“The TPS Transient Plasma Ignition System uses a nanosecond electrical pulse to generate plasma, to create instantaneous high power at a much faster rate than a traditional spark. This high-power but low energy pulse creates low-temperature plasma that will not light a match, yet ignites dilute air-fuel mixtures efficiently and immediately,” explained Dan Singleton to Interesting Engineering.
In this process, more fuel is actually turned into useful energy reducing the amount of fuel needed for the same output, and, by extension, greatly boosting fuel efficiency.
As Singleton explained, transient plasma offers, “faster combustion, stable ignition at higher compression ratios, and improved combustion timing. The result is an ignition solution that allows engines to use highly dilute burn modes (dilute with EGR or lean with air), which increase fuel efficiency and reduce greenhouse gas emissions. Conventional ignition systems struggle to ignite dilute air-fuel mixtures”.
Such systems can be installed in existing engines with a little modification. For example, the system developed by TPS consists of an electronics module that is powered directly from the vehicle’s main battery.
“Our nanosecond pulsed-plasma ignition system works in tandem with the engine designs and other efficiency improvement technologies deployed by original equipment manufacturers (OEMs), adding to the eco-friendly benefits of these solutions,” added Singleton.
The module, or pulsed power supply, communicates with the engine control unit (ECU) providing ignition pulses as needed. This plasma power supply is, in turn, connected to a set of standard spark plugs that have modified electrodes to provide optimal performance.
The technology can be applied to most, “gasoline and natural-gas fuelled engines found in passenger vehicles, commercial vehicles, and off-highway applications such as construction equipment or power generators,” Singleton told us.
But it gets better.
“Furthermore, the TPS Transient Plasma Ignition System amplifies other efficiency improvements developed by automotive OEMs. Unlike competing systems that involve costly engine redesigns and displacement of current combustion-engine architecture, the TPS ignition system works in tandem with existing engine designs and efficiency techniques such as exhaust gas recirculation (EGR), gasoline direct injection (GDI), turbocharging, and e-boost, significantly enhancing fuel economy and emissions reduction through a simple plug-and-play solution (i.e., no modifications to the OEM engine are needed),” Singleton added.
All very exciting, but we’ll have to wait a little longer before you can get your hands on one.
“TPS technology is being evaluated by several players in the transportation industry. The earliest potential launch date is mid-2023,” hopes Singleton.
Are there any limitations to plasma ignition?
Like so many things in life, there is not a perfect solution to any problem, only compromises. The same is definitely true for plasma ignition.
Most modern industrial plasma systems are driven by oscillating high voltages ranging from a few hertz to gigahertz. When energy is applied on a time scale lasting longer than 100 nanoseconds, the heavier ions have sufficient time to absorb some of the energy and play a more active role in the discharge.
When ions and neutral species are heated up, thermal instabilities can build up in the plasma – which is a potential problem. You can see this demonstrated when plasma changes from a uniform glow to a more chaotic collection of lightning bolts in a plasma globe.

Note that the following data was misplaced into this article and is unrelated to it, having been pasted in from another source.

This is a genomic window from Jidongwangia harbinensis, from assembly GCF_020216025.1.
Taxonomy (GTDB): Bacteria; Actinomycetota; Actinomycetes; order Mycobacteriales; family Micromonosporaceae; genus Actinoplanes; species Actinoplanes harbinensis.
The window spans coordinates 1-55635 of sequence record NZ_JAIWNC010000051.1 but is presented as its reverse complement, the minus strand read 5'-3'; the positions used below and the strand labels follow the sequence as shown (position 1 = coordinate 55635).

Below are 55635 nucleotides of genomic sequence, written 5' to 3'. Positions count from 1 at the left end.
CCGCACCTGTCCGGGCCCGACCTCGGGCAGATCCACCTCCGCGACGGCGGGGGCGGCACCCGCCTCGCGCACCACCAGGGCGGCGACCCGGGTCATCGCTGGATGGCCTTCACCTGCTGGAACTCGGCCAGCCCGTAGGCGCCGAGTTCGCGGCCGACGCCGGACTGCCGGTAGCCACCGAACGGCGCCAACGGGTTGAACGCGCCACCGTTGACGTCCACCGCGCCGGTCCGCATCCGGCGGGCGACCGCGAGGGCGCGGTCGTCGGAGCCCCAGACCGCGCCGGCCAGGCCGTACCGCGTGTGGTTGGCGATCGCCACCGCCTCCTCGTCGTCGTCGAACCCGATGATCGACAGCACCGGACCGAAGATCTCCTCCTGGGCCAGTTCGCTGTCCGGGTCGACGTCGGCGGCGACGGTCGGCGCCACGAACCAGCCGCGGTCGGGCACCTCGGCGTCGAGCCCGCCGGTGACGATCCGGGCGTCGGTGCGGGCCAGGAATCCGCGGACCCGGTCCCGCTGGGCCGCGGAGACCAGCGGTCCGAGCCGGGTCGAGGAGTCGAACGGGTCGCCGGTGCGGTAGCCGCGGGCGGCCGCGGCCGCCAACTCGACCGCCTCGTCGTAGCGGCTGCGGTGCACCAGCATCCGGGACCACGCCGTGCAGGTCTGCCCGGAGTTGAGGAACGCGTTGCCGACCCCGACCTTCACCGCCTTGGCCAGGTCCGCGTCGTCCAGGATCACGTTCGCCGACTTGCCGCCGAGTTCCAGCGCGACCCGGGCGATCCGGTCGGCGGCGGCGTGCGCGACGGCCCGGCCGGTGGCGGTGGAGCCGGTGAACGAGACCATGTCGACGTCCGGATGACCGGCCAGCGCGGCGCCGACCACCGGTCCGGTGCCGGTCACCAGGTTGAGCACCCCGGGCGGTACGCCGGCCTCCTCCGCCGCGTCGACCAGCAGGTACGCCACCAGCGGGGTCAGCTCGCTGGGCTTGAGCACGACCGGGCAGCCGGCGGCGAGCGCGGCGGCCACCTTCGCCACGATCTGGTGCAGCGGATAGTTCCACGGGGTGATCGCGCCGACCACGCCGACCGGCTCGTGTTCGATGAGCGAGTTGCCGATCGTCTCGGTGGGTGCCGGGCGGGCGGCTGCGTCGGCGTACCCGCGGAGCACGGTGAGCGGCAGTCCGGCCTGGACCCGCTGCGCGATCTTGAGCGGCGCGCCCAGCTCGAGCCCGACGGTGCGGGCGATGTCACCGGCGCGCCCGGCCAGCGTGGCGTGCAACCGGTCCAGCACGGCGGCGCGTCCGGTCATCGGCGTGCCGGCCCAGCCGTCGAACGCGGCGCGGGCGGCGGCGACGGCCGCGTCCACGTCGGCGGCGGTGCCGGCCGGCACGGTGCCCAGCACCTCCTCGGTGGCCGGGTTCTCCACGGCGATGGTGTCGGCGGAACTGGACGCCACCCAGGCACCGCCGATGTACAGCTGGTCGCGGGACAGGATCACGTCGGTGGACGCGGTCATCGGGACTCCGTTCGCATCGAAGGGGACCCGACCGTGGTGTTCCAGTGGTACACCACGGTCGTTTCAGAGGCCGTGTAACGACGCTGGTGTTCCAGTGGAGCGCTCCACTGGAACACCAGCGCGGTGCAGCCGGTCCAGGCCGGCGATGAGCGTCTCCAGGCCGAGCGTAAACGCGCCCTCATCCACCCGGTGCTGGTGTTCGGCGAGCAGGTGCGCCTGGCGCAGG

This can lead to arcs or sparks forming that can make the plasma non-uniform and potentially damaging to the target substance of the process. This would be counterproductive, to say the least.
To avoid this, most industrial plasmas tend to be driven by long pulses of steady or oscillating voltages that must be kept within a very tight and controlled window. This is a fine balance, as it must be able to provide the plasma with enough energy to drive the desired reaction, but not too much to create a potentially very unstable plasma, as described above.
When operating at atmospheric pressure, this delicate balance must be carefully controlled to avoid the transition to a higher temperature, unstable thermal plasma. This is not easy.
This is where transient plasma comes into its own. It, in effect, manages to strike a balance by reducing the risk of thermal instability, thereby resulting in a much more easily manageable and tunable plasma.
Transient plasma is characterized by electrons that rapidly gain energy from extremely short and precisely controlled-high voltage pulses. As such, transient plasma electrons perform the same useful functions as those in an industrial atmospheric-pressure plasma system, but with additional advantages in terms of efficiency and versatility.
This use of extremely short, yet intense, pulses within transient plasma enables ions and neutral species to remain consistently cool. This is mainly because they do not have enough time to absorb enough energy to become unstable.
By virtue of this, transient plasma systems eliminate the risks of arcing and thermal instability, enabling versatile operation over a wide range of pulse amplitudes, pulse repetition rates, and gas-flow rates. This is incredibly useful and enables transient plasma systems can be used to enable a wider variety of applications as compared to conventional industrial atmospheric-pressure plasma systems.
It could also be the key to allowing us to fully transition to EVs.
“We know electric vehicles are coming, but they won’t arrive overnight, and internal combustion engines (ICEs) won’t disappear overnight,” Singleton told IE.